Pressure from various quarters notwithstanding, the government is sticking to its guns on retrospective amendments to the Income Tax Act, as it eyes Rs 35,000-40,000 crore tax realisation from deals similar to the $11-billion Vodafone-Hutchison deal in 2007.
Finance ministry officials said if the government did not opt for the amendments, those who had paid tax in such deals would ask for refunds.
The merger and acquisition deals pending in courts include the $150-million Idea Cellular-AT&T deal, the GE’s $500-mn deal with Genpact, the $981-million Mitusi-Vedanta Sesa Goa deal, the SABMiler-Fosters deal and the $770-mn Sanofi Aventis-Shanta Boitech deal.
Though officials said other deals were also being investigated, they refused to divulge the details.
|VODAFONE-TYPE DEALS IN COURTS:
- Idea Cellular-AT&T’s $150-mn deal pending in Bombay HC
- GE-Genpact $500-mn deal pending in Delhi HC
- Mitsui-Vedanta $981-mn Sesa Goa deal pending in Goa HC
- SABMiller-Fosters 2006 deal pending in Bombay HC
- Sanofi Aventis-Shantha Biotech $770-mn deal pending in Bombay HC
According to the Income Tax Department’s estimates, deals similar to the Vodafone-Hutchison one would yield Rs 35,000-40,000 crore. Officials, however, said these were rough calculations.
In the $6-billion Cairn India deal between Cairn Plc and Vedanta, the parties concerned have already made an arrangement to pay capital gains tax to the government. In fact, London-based Cairn Plc has already paid more than $500 million to the Indian government.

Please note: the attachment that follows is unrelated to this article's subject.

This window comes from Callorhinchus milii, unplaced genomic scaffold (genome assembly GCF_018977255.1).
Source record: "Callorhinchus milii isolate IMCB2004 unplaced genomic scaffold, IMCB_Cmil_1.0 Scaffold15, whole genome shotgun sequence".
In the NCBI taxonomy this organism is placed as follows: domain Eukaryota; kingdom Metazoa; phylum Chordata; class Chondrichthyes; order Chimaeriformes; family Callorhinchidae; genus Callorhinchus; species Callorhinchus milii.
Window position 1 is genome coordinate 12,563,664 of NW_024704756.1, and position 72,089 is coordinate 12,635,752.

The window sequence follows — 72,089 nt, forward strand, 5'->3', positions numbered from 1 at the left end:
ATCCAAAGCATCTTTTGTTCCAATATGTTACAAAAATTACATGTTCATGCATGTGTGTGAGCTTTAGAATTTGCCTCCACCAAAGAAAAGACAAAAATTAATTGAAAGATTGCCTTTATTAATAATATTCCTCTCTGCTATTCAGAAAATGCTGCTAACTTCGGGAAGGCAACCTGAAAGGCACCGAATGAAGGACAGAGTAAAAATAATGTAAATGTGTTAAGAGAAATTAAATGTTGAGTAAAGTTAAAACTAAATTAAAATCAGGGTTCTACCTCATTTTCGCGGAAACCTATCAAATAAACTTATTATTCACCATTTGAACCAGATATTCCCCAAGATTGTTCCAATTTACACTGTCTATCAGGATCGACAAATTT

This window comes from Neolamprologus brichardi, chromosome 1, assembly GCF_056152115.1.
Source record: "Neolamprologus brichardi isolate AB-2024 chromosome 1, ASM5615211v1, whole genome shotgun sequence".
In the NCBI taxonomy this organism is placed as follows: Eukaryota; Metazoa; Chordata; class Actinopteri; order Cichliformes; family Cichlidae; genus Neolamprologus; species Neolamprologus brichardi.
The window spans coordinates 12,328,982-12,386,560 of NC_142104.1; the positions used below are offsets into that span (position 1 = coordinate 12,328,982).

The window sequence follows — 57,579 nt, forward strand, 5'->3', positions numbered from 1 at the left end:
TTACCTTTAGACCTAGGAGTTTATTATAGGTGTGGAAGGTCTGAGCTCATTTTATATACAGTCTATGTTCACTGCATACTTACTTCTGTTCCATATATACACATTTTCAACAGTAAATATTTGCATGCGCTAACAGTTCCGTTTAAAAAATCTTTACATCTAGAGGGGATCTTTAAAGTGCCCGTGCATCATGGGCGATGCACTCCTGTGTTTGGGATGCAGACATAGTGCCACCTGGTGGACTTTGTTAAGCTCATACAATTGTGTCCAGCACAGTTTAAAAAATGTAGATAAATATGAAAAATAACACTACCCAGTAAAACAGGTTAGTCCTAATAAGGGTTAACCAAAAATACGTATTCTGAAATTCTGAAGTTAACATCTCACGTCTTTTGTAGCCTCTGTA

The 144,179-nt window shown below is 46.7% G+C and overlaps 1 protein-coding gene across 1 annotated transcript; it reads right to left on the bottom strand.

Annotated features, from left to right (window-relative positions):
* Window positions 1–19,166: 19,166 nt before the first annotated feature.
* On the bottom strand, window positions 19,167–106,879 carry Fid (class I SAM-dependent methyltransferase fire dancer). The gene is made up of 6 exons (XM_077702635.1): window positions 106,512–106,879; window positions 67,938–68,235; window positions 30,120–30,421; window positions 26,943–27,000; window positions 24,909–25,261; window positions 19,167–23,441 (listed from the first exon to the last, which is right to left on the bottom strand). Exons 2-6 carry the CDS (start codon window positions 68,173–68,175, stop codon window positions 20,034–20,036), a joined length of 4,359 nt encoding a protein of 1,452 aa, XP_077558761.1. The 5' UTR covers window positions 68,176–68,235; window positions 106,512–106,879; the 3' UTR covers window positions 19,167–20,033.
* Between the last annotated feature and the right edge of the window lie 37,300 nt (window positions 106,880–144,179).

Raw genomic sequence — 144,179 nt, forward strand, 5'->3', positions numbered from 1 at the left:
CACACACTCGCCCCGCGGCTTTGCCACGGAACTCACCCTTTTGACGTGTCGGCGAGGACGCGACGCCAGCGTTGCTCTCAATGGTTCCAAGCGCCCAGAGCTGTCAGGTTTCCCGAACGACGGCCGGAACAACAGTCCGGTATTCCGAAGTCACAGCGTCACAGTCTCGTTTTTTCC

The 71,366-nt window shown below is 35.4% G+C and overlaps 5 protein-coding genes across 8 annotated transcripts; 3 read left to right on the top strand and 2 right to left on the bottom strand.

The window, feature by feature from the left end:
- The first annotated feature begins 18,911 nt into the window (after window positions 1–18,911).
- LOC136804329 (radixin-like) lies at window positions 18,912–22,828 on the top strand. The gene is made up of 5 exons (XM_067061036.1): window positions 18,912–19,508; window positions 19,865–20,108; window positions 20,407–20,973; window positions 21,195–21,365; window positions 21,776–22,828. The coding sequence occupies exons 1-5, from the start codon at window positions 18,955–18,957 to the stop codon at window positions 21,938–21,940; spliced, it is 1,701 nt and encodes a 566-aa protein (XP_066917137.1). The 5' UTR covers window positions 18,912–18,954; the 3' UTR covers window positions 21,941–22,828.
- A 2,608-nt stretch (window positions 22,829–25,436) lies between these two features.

In the recent Max New York Life deal, Japan’s MS&AD Insurance Group withheld tax while acquiring 26 per cent stake in the company for Rs 2,731 crore.
New York Life Insurance Company said the capital gains should not be subject to tax in India, as it held the shares in the life insurance joint venture with Max India through a holding company in Mauritius. However, it has allowed the Japanese company to withhold the tax as a precaution, and would file for a refund with the tax department later.
Meanwhile, officials claimed retrospective amendments would not impact foreign direct investment in India, as investors do not look at only taxes, but the overall economic environment.
Vodafone, however, does not agree. A source in Vodafone said even as tax rates may not be minutely assessed while investing, the certainty of tax laws and the policy environment what certainly looked at.
He also contested the finance ministry’s view that retrospective amendments to income tax laws were not being carried out in India alone, but in the UK as well
In the Barclays deal, the UK government had amended a tax law in 2009 to clarify certain assistance given to companies in distress would not qualify as tax deductions. But when Barclays continued to avail of that exemption, UK authorities clarified the company would have to pay tax for these for the period when the tax laws were first clarified.
“It was not as if the law was amended with retrospective effect, as is being done in India. In no other country is it done after a court verdict and that too, with a retrospective effect. You cannot change the rule of the game in between,” the source said.
At a meeting between Finance Minister Pranab Mukherjee and his UK counterpart George Osborne, Mukherjee had mentioned the UK’s move to amend its tax law a day before Mukherjee presented the Budget in Parliament. Osborne had told Mukherjee investors were anxious, as India proposed to amend the Income Tax Act retrospectively.